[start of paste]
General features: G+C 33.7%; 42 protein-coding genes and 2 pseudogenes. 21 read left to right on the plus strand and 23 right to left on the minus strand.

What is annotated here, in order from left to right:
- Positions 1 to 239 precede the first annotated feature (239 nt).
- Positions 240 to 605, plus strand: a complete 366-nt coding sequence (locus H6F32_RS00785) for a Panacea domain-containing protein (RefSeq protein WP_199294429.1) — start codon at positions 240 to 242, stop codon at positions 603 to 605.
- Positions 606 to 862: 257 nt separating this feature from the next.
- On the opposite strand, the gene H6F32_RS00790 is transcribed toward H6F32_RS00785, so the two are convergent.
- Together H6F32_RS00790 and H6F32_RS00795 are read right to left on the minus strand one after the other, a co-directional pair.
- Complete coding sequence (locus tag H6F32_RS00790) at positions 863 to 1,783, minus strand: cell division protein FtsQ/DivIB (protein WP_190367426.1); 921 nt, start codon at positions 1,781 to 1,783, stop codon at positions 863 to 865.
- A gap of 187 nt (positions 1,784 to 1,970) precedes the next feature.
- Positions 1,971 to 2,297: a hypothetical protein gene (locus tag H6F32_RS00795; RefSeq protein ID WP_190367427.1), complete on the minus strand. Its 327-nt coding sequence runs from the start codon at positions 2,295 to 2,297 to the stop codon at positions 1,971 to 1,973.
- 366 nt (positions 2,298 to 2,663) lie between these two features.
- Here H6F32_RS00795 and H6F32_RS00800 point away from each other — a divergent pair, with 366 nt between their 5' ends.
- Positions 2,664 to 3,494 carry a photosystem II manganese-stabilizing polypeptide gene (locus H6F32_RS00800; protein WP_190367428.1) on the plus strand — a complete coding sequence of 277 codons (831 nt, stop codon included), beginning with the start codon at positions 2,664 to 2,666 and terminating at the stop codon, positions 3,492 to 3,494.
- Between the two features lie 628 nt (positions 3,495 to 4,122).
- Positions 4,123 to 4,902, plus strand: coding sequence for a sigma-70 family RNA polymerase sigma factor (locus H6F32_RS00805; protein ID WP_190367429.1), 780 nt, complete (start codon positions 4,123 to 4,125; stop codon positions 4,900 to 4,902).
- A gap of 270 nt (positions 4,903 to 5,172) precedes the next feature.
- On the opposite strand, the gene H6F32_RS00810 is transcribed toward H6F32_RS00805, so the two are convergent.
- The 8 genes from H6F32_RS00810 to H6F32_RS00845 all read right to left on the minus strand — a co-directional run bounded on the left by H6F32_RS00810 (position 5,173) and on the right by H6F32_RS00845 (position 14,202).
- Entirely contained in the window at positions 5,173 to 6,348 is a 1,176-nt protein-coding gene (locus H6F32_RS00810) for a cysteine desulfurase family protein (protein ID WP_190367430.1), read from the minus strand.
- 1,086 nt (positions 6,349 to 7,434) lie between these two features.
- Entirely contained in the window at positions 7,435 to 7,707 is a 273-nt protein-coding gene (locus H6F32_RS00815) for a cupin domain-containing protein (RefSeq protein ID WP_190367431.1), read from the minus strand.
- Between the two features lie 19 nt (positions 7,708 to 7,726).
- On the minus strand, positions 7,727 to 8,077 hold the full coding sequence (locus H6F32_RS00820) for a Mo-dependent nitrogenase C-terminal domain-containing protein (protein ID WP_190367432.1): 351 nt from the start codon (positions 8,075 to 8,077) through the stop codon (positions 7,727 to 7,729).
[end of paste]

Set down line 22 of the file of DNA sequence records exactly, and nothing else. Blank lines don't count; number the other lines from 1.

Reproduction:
- Between the two features lie 19 nt (positions 7,708 to 7,726).